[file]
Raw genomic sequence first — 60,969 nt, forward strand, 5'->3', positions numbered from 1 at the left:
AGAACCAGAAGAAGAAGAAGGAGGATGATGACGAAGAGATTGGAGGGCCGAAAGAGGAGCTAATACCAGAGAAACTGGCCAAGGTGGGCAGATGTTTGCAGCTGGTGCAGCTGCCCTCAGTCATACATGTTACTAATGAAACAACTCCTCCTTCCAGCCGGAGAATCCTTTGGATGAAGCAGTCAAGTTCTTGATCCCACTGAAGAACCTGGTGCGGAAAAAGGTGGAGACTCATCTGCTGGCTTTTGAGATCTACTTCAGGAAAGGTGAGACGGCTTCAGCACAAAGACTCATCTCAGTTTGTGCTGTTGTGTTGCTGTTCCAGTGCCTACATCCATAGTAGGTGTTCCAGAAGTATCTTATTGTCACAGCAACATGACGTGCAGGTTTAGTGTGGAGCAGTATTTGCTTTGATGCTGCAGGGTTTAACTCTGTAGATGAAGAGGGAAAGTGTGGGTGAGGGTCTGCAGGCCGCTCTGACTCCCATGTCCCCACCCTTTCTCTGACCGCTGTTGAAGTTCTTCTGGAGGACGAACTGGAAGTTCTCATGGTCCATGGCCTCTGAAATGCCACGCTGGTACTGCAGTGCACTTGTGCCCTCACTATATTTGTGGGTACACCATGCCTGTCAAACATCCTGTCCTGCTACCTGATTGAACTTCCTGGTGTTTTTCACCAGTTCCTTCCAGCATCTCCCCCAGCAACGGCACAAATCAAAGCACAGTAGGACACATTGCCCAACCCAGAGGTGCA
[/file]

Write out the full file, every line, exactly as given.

Raw genomic sequence first — 60,969 nt, forward strand, 5'->3', positions numbered from 1 at the left:
AGAACCAGAAGAAGAAGAAGGAGGATGATGACGAAGAGATTGGAGGGCCGAAAGAGGAGCTAATACCAGAGAAACTGGCCAAGGTGGGCAGATGTTTGCAGCTGGTGCAGCTGCCCTCAGTCATACATGTTACTAATGAAACAACTCCTCCTTCCAGCCGGAGAATCCTTTGGATGAAGCAGTCAAGTTCTTGATCCCACTGAAGAACCTGGTGCGGAAAAAGGTGGAGACTCATCTGCTGGCTTTTGAGATCTACTTCAGGAAAGGTGAGACGGCTTCAGCACAAAGACTCATCTCAGTTTGTGCTGTTGTGTTGCTGTTCCAGTGCCTACATCCATAGTAGGTGTTCCAGAAGTATCTTATTGTCACAGCAACATGACGTGCAGGTTTAGTGTGGAGCAGTATTTGCTTTGATGCTGCAGGGTTTAACTCTGTAGATGAAGAGGGAAAGTGTGGGTGAGGGTCTGCAGGCCGCTCTGACTCCCATGTCCCCACCCTTTCTCTGACCGCTGTTGAAGTTCTTCTGGAGGACGAACTGGAAGTTCTCATGGTCCATGGCCTCTGAAATGCCACGCTGGTACTGCAGTGCACTTGTGCCCTCACTATATTTGTGGGTACACCATGCCTGTCAAACATCCTGTCCTGCTACCTGATTGAACTTCCTGGTGTTTTTCACCAGTTCCTTCCAGCATCTCCCCCAGCAACGGCACAAATCAAAGCACAGTAGGACACATTGCCCAACCCAGAGGTGCA